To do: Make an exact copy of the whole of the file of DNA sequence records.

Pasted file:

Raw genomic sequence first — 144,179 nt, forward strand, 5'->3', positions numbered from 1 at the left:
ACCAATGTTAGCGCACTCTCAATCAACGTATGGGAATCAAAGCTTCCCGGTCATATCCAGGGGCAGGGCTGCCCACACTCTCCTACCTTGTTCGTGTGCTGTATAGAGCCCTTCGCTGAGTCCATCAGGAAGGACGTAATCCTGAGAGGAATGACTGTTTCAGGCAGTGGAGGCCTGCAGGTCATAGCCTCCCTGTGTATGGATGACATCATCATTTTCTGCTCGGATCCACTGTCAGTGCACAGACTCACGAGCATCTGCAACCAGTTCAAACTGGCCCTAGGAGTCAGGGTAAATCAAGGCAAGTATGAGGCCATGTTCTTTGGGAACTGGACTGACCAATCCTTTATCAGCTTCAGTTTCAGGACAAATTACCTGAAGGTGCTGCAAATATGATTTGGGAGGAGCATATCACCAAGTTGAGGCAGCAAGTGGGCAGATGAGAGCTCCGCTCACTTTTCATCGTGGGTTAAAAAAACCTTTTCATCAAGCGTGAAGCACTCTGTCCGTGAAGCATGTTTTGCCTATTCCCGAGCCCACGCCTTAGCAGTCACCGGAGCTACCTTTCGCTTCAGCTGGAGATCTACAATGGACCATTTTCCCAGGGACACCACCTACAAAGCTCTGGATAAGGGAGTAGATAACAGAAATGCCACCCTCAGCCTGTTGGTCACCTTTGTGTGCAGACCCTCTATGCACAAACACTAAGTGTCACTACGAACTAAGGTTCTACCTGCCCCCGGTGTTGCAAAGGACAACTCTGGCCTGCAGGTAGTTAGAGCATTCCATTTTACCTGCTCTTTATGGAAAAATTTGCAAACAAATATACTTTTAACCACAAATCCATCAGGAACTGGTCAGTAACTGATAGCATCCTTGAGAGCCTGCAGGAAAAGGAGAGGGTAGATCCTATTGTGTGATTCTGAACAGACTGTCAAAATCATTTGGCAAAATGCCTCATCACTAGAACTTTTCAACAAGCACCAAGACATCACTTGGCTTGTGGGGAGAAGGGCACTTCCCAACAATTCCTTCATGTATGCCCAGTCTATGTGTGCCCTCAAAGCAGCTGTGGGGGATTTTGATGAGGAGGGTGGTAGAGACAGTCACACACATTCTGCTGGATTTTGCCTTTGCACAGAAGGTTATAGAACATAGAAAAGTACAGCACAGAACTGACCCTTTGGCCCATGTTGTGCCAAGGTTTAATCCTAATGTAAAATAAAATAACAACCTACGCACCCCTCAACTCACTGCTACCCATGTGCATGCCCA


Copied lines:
Raw genomic sequence first — 144,179 nt, forward strand, 5'->3', positions numbered from 1 at the left:
ACCAATGTTAGCGCACTCTCAATCAACGTATGGGAATCAAAGCTTCCCGGTCATATCCAGGGGCAGGGCTGCCCACACTCTCCTACCTTGTTCGTGTGCTGTATAGAGCCCTTCGCTGAGTCCATCAGGAAGGACGTAATCCTGAGAGGAATGACTGTTTCAGGCAGTGGAGGCCTGCAGGTCATAGCCTCCCTGTGTATGGATGACATCATCATTTTCTGCTCGGATCCACTGTCAGTGCACAGACTCACGAGCATCTGCAACCAGTTCAAACTGGCCCTAGGAGTCAGGGTAAATCAAGGCAAGTATGAGGCCATGTTCTTTGGGAACTGGACTGACCAATCCTTTATCAGCTTCAGTTTCAGGACAAATTACCTGAAGGTGCTGCAAATATGATTTGGGAGGAGCATATCACCAAGTTGAGGCAGCAAGTGGGCAGATGAGAGCTCCGCTCACTTTTCATCGTGGGTTAAAAAAACCTTTTCATCAAGCGTGAAGCACTCTGTCCGTGAAGCATGTTTTGCCTATTCCCGAGCCCACGCCTTAGCAGTCACCGGAGCTACCTTTCGCTTCAGCTGGAGATCTACAATGGACCATTTTCCCAGGGACACCACCTACAAAGCTCTGGATAAGGGAGTAGATAACAGAAATGCCACCCTCAGCCTGTTGGTCACCTTTGTGTGCAGACCCTCTATGCACAAACACTAAGTGTCACTACGAACTAAGGTTCTACCTGCCCCCGGTGTTGCAAAGGACAACTCTGGCCTGCAGGTAGTTAGAGCATTCCATTTTACCTGCTCTTTATGGAAAAATTTGCAAACAAATATACTTTTAACCACAAATCCATCAGGAACTGGTCAGTAACTGATAGCATCCTTGAGAGCCTGCAGGAAAAGGAGAGGGTAGATCCTATTGTGTGATTCTGAACAGACTGTCAAAATCATTTGGCAAAATGCCTCATCACTAGAACTTTTCAACAAGCACCAAGACATCACTTGGCTTGTGGGGAGAAGGGCACTTCCCAACAATTCCTTCATGTATGCCCAGTCTATGTGTGCCCTCAAAGCAGCTGTGGGGGATTTTGATGAGGAGGGTGGTAGAGACAGTCACACACATTCTGCTGGATTTTGCCTTTGCACAGAAGGTTATAGAACATAGAAAAGTACAGCACAGAACTGACCCTTTGGCCCATGTTGTGCCAAGGTTTAATCCTAATGTAAAATAAAATAACAACCTACGCACCCCTCAACTCACTGCTACCCATGTGCATGCCCA